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Triple-threat athletes help power unbeaten Capistrano Valley football team

Eric Sondheimer
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There’s an extraordinary story unfolding with the unbeaten football team at Mission Viejo Capistrano Valley High. The Cougars, 9-0, are a team primarily comprised of neighborhood kids, and the junior class includes five players who are three-sport athletes.

That’s twice going against the current model for success: relying on transfers and practicing a single sport year-round.

“It’s rewarding to coach in general, and fun to see these kids have some success,” coach Ernst Bucher said. “It’s a special junior class that mixes with a good senior class.”

Kudos goes to the coaches at Capistrano Valley for making it easy for students to play more than one sport.

“We never get into each other’s way,” Bucher said.

It has enabled Nathan Manning (football, basketball, baseball), Jake Meyer (football, basketball, baseball), Tommy Dickman (football, soccer, baseball), Lance Gardiner (football, soccer, baseball) and Blake Morgan (football, baseball, track) to pull off the feat of playing three sports during the era of specialization.

Morgan, who ran back a kickoff for a touchdown two weeks ago, plays center field in the spring and also runs the 100 meters in track. Baseball coach Bob Zamora decided that track helps Morgan’s speed even if he misses occasional practices.

Manning, the Cougars’ standout quarterback, is expected to be the starting shortstop in baseball and a major contributor in basketball. He has no intention of dropping any sport.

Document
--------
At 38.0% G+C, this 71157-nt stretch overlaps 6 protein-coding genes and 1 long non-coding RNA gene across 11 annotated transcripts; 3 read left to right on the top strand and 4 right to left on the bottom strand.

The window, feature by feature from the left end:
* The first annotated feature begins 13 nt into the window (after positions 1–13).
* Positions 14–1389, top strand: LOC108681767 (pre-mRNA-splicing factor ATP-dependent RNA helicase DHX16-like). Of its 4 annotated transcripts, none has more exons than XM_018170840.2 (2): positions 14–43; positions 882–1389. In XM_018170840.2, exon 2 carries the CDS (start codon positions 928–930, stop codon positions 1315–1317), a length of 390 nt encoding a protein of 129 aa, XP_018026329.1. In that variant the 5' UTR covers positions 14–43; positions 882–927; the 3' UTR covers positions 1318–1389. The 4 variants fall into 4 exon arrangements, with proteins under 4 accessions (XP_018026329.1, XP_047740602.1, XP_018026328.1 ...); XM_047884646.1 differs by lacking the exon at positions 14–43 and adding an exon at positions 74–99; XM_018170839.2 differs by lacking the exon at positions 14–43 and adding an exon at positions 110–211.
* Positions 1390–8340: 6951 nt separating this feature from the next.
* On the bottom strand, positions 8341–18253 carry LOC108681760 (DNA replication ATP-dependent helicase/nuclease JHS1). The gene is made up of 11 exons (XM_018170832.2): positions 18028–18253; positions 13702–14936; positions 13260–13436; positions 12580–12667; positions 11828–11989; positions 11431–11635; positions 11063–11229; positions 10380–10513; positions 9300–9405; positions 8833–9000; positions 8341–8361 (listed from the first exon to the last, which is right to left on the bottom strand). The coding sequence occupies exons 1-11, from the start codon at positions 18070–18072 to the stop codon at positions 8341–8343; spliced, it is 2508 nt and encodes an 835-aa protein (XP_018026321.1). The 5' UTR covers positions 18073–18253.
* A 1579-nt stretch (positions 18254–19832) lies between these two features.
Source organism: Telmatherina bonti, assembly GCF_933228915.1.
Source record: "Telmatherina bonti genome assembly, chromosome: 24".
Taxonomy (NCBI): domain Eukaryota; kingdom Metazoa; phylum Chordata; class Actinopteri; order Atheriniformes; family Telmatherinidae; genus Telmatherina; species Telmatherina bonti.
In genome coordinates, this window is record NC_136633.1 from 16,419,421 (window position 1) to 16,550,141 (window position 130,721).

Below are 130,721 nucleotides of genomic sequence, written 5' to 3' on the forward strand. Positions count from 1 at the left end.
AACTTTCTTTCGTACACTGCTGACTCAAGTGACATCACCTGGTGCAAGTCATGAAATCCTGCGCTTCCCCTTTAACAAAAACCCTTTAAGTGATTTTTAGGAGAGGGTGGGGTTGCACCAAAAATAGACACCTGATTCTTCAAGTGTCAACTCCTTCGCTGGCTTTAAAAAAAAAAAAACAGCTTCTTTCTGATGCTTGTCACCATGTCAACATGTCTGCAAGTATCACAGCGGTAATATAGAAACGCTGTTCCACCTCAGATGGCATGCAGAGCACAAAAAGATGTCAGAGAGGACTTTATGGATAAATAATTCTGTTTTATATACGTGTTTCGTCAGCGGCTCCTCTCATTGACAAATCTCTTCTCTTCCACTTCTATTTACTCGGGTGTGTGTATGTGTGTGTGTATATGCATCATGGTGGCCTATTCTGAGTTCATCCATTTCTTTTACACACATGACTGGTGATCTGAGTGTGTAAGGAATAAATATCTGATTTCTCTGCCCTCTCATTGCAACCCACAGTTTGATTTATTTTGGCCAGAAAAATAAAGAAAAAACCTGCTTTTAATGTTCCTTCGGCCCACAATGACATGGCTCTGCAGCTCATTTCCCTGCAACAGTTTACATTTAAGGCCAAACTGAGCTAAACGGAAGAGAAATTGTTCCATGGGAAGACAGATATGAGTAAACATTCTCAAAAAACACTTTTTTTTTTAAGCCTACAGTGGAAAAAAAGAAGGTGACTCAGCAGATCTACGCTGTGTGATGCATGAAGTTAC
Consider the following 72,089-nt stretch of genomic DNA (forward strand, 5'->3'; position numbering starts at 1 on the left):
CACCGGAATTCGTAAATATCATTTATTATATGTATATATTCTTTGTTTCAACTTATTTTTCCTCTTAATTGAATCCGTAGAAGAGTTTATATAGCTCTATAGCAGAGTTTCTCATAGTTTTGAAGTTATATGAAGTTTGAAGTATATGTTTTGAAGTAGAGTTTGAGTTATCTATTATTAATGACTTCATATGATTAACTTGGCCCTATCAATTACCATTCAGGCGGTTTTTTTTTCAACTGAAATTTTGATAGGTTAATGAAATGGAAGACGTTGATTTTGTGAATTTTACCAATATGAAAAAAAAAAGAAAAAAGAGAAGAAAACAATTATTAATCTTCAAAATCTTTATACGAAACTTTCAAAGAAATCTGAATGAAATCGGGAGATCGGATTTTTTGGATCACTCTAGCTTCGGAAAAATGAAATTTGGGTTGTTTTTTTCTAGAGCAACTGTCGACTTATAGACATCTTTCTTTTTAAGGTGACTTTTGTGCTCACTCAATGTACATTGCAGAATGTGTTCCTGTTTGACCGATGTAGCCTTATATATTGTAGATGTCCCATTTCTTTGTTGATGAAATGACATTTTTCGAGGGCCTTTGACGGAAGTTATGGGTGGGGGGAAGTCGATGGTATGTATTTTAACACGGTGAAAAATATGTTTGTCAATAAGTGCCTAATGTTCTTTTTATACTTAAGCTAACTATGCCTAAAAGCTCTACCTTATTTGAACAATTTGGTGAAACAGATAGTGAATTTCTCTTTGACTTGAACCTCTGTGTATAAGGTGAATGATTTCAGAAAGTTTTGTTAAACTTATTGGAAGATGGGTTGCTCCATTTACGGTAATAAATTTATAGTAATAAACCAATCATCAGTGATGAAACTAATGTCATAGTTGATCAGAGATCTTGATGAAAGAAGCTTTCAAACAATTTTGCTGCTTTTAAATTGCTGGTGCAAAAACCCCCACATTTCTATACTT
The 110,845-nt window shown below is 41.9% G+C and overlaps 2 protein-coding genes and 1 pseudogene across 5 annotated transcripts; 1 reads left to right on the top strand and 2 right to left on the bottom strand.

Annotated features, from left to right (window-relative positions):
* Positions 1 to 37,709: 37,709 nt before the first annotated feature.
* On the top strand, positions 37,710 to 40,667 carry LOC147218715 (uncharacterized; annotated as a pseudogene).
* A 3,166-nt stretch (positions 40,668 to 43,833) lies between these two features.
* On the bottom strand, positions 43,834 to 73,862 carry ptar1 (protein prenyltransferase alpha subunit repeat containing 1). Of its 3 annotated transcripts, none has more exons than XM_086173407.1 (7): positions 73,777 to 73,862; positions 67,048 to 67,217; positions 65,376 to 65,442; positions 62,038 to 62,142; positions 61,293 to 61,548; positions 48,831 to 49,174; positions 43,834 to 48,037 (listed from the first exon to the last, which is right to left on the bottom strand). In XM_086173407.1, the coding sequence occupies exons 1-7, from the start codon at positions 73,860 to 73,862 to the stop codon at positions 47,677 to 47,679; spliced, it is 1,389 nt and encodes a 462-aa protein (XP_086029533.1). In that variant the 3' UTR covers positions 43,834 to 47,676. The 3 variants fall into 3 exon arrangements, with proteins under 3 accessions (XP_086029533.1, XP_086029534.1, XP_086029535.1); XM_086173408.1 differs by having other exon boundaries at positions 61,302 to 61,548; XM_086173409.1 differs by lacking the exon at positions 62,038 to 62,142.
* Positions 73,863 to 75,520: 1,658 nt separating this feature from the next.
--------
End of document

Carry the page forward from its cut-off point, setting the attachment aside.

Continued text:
“I try to do them all because I feel basketball will help with athleticism and baseball is a big mental sport, so that helps you with football as a quarterback,” he said. “Each sport has a benefit with the others.”

During Capistrano Valley’s bye week, several of the three-sport athletes were not only getting a rest from football, but also sneaking in a workout with another sport, whether it was taking batting practice or shooting free throws.

The coaches are supporting them by taking away any stress and worries that not being with the team full time is going to hurt them.

“It’s kind of difficult during football season to work out for baseball,” Gardiner said. “The coaches really help us out and give us flexibility. It’s cool.”

Said Dickman: “The main challenge is joining the sports after the one before that ends, then getting into the hang of it. It’s a fun time that we’re all involved in baseball and football.”

It’s not just having five three-sport athletes on its team that makes Capistrano Valley a school to root for. It’s also that there are no transfer students in the starting lineup. Every starter has been at the school since their freshman year.

“Every win is that much more rewarding because it’s just a neighborhood team,” Meyer said. “It feels a lot better than kids around the county just going to one school just to be a powerhouse.”

Said Gardiner: “These are the kids I went to grade school with. We’ve got a lot of camaraderie. We’ve known each other since we were young. It makes winning feel sweeter knowing you were with your guys the whole way.”

Capistrano Valley’s football team is ranked No. 1 in Division 4 and closes the regular season on Friday against Dana Hills. The Cougars are on quite a run. And when football season is finished, it’s on to basketball season. Or soccer season. Or baseball season.

What a concept: have fun competing in multiple sports for your community school.

eric.sondheimer@latimes.com

Twitter: @latsondheimer

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